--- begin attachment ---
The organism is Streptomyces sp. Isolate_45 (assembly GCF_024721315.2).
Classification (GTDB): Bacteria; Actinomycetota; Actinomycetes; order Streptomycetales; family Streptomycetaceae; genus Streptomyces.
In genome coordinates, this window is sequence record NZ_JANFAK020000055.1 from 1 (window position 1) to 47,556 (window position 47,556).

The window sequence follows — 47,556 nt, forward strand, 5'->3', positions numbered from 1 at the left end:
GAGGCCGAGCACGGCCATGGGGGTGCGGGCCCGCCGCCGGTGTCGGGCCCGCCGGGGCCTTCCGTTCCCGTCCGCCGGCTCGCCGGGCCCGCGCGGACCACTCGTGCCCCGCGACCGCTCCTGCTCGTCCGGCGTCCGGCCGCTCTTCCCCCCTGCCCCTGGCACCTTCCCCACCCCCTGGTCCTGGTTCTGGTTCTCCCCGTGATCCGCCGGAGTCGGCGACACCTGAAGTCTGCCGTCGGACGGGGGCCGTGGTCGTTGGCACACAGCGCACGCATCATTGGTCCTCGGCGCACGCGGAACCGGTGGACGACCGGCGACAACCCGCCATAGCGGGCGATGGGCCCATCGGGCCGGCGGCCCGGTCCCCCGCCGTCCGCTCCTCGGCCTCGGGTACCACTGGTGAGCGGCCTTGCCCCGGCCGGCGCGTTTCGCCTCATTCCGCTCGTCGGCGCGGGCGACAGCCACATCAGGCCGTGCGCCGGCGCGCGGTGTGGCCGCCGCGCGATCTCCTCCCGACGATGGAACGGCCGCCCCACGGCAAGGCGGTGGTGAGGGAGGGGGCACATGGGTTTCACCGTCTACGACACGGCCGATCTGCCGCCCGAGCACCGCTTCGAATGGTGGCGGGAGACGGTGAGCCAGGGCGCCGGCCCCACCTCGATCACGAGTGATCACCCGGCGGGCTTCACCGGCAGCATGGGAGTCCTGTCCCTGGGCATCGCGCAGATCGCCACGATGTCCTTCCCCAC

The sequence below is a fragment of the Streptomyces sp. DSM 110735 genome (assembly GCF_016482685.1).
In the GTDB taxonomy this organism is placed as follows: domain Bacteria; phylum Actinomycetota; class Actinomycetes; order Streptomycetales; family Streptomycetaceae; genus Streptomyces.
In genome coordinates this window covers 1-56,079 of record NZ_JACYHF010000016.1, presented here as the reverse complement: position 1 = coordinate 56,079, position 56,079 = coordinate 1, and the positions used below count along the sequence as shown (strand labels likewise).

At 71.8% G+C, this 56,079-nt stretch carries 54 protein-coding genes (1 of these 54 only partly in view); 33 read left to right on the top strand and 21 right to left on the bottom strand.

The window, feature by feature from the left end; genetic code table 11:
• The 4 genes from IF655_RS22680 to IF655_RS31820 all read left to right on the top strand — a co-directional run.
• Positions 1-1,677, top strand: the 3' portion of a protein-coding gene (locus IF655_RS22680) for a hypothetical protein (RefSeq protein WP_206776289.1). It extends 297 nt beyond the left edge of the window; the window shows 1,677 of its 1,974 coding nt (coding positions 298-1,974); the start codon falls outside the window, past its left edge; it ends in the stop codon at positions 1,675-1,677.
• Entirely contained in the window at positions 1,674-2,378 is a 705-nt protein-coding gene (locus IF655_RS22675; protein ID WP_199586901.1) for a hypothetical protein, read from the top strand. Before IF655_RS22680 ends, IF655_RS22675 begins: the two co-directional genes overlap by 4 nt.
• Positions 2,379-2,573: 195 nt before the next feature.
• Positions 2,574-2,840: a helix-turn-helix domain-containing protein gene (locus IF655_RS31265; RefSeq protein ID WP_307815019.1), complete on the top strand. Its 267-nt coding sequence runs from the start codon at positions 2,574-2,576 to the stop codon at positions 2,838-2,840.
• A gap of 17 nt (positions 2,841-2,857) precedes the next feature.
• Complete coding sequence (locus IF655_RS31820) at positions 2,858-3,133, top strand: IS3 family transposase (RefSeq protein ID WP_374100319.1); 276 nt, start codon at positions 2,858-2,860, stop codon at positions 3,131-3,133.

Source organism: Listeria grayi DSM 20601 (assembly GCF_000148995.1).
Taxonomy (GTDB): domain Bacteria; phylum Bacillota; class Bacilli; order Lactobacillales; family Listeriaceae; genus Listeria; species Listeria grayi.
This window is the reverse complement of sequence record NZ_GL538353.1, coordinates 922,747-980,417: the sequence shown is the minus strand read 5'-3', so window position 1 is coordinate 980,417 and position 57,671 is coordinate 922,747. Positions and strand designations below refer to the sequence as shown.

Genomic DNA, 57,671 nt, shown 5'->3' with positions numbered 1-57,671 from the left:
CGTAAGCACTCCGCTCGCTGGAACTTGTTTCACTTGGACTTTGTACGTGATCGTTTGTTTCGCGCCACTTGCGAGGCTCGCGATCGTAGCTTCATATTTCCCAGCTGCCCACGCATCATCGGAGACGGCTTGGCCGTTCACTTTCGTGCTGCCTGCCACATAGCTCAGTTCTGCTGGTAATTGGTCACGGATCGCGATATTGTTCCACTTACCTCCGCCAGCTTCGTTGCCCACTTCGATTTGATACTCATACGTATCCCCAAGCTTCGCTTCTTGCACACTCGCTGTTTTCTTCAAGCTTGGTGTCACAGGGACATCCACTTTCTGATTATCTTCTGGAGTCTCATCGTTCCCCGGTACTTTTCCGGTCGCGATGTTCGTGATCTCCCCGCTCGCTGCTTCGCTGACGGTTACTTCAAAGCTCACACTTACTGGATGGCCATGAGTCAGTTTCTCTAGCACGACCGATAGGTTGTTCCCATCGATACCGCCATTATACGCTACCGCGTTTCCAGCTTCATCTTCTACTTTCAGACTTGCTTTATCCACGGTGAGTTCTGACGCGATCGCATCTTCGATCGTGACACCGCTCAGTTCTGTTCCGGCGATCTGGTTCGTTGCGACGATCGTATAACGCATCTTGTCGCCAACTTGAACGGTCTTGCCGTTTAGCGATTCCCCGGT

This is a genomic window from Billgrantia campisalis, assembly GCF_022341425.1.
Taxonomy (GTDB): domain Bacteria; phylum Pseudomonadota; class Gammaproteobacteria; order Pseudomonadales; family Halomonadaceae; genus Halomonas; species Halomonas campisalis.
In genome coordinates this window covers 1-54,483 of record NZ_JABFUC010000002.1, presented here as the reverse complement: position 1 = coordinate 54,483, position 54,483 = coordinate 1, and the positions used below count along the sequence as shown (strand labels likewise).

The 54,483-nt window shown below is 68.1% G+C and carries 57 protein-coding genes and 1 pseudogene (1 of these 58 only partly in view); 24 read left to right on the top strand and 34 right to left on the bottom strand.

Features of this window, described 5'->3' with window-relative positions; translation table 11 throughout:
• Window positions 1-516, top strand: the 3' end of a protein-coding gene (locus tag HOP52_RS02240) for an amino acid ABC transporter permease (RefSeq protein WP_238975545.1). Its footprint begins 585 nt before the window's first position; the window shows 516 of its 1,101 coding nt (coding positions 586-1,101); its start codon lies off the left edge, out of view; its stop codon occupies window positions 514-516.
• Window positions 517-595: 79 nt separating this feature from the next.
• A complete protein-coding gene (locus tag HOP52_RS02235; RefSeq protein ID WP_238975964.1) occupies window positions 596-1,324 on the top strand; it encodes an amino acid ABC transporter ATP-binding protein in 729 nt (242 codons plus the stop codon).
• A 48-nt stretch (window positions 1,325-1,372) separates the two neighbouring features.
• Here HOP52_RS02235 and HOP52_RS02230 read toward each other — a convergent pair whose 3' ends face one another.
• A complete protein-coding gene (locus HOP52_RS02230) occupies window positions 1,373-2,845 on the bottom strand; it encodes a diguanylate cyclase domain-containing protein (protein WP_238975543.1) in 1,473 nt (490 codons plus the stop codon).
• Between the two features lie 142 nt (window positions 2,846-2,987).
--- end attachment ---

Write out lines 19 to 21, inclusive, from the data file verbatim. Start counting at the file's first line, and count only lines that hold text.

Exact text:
Taxonomy (GTDB): domain Bacteria; phylum Bacillota; class Bacilli; order Lactobacillales; family Listeriaceae; genus Listeria; species Listeria grayi.
This window is the reverse complement of sequence record NZ_GL538353.1, coordinates 922,747-980,417: the sequence shown is the minus strand read 5'-3', so window position 1 is coordinate 980,417 and position 57,671 is coordinate 922,747. Positions and strand designations below refer to the sequence as shown.

Genomic DNA, 57,671 nt, shown 5'->3' with positions numbered 1-57,671 from the left: